« August 2005 | Main | October 2005 »

September 13, 2005

Independent investigation of response to Katrina

[Through moveon.org]

To Senators Wyden and Smith, Representative Wu:

In recent years, FEMA was an admired model for rapid, large-scale response to domestic disasters, including horrendous hurricane damage in Florida, when local and state governments were inadequate.

With the response to hurricane Katrina, we saw a failure to respond appropriately -- what was working was broken and thousands paid for it with their lives.

We need an independent investigation to understand what happened and to restore our government's ability to provide for the common welfare in the face of disasters.

The spin doctor: Bush's "speechalist"

The Spin Doctor - hilarious.

September 12, 2005

Al Gore on the American Challenge

In the last two years, Al Gore has been one of the most forceful speakers in America on America.  I missed his Portland speeches last week, but here is the transcript from a few days later in San Francisco, which is definitely worth a read.

Below are some key excerpts I pulled out:

On Katrina, Global Warming
Speech given by Al Gore

Excerpts:

In the early days of the unfolding [hurricane Katrina] catastrophe, the President compared our ongoing efforts in Iraq to World War Two and victory over Japan. Let me cite one difference between those two historical events: When imperial Japan attacked us at Pearl Harbor, Franklin Roosevelt did not invade Indonesia....

We were warned of an imminent attack by Al Qaeda; we didn't respond. We were warned the levees would break in New Orleans; we didn't respond. Now, the scientific community is warning us that the average hurricane will continue to get stronger because of global warming. ....

It is important to learn the lessons of what happens when scientific evidence and clear authoritative warnings are ignored in order to induce our leaders not to do it again and not to ignore the scientists again and not to leave us unprotected in the face of those threats that are facing us right now.....

The president says that he is not sure that global warming is a real threat. He says that he is not ready to do anything meaningful to prepare us for a threat that he's not certain is real. He tells us that he believes the science of global warming is in dispute. This is the same president who said last week, "Nobody could have predicted that the levees would break." It's important to establish accountability in order to make our democracy work....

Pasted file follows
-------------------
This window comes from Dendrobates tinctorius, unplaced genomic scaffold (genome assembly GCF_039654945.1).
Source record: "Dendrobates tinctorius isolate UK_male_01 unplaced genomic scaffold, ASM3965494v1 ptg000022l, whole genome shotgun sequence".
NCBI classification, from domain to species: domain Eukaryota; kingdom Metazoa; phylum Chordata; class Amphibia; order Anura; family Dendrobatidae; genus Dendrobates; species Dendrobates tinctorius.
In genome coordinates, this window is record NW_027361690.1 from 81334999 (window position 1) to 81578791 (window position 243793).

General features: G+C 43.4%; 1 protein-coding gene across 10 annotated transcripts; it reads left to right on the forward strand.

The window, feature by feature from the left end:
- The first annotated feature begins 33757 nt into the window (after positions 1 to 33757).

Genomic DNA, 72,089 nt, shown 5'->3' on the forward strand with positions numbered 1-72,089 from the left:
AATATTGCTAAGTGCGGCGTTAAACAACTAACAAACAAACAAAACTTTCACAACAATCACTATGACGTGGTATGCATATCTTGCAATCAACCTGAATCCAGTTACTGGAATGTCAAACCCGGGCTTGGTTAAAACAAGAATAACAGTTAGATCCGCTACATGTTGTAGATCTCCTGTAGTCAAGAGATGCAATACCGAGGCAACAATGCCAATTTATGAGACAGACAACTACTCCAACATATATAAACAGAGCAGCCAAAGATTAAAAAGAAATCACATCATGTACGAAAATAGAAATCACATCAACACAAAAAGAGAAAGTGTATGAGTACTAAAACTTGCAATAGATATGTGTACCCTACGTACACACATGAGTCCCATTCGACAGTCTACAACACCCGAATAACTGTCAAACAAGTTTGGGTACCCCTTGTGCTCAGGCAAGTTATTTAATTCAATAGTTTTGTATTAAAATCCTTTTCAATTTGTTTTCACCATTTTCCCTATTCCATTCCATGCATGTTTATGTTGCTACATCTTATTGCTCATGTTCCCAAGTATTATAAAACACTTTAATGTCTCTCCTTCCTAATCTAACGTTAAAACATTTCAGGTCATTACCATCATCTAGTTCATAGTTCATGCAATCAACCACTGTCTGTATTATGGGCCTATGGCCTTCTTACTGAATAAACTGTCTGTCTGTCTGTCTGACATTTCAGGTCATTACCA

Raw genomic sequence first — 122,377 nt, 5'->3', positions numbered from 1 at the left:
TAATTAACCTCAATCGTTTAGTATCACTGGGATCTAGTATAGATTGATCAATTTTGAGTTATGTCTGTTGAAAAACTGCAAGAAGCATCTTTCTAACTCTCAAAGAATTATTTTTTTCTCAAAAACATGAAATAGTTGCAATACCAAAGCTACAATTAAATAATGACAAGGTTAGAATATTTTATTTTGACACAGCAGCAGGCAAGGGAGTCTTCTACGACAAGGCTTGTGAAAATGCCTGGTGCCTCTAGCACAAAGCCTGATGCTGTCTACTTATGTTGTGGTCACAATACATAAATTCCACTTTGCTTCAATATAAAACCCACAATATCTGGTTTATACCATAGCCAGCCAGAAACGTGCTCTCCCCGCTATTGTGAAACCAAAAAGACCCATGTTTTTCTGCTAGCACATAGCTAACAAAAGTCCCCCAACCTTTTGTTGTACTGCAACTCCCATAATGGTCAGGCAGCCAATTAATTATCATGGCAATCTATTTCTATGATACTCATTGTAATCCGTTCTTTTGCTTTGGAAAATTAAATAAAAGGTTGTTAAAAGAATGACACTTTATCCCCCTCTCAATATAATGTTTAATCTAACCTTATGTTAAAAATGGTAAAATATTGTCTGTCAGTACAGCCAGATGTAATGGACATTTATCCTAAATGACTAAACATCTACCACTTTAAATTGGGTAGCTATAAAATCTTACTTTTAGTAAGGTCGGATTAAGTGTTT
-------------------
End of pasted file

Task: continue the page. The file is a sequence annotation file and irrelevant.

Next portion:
It is time now for us to recover our moral health in America and stand again to rise for freedom, demand accountability for poor decisions, missed judgments, lack of planning, lack of preparation, and willful denial of the obvious truth about serious and imminent threats that are facing the American people....

Some are now saying, including in the current administration, that the pitiful response by government proves that we cannot ever rely on the government.... The fact that an administration can't manage its own way out of a horse show doesn't mean that all government programs should be abolished. FEMA worked extremely well during the previous administration....

This is a moral moment. This is not ultimately about any scientific debate or political dialogue. Ultimately it is about who we are as human beings. It is about our capacity to transcend our own limitations. To rise to this new occasion. To see with our hearts, as well as our heads, the unprecedented response that is now called for. To disenthrall ourselves, to shed the illusions that have been our accomplices in ignoring the warnings that were clearly given, and hearing the ones that are clearly given now....

To those who say  [solving globaly warming is] too big for us, I say that we have accepted and successfully met such challenges in the past.

  • We declared our liberty, and then won it.
  • We designed a country that respected and safeguarded the freedom of individuals.
  • We freed the slaves.
  • We gave women the right to vote.
  • We took on Jim Crow and segregation.
  • We cured great diseases.
  • We have landed on the moon.
  • We have won two wars in the Pacific and the Atlantic simultaneously.
  • We brought down communism.
  • We brought down apartheid.
  • We have even solved a global environmental crisis before - the hole in the stratospheric ozone layer - because we had leadership and because we had vision and because people who exercise moral authority in their local communities empowered our nation's government "of the people by the people and for the people" to take ethical actions even thought they were difficult.

This is another such time. This is your moment. This is the time for those who see and understand and care and are willing to work to say this time the warnings will not be ignored. This time we will prepare. This time we will rise to the occasion. And we will prevail.

Thank you. Good luck to you, God bless you.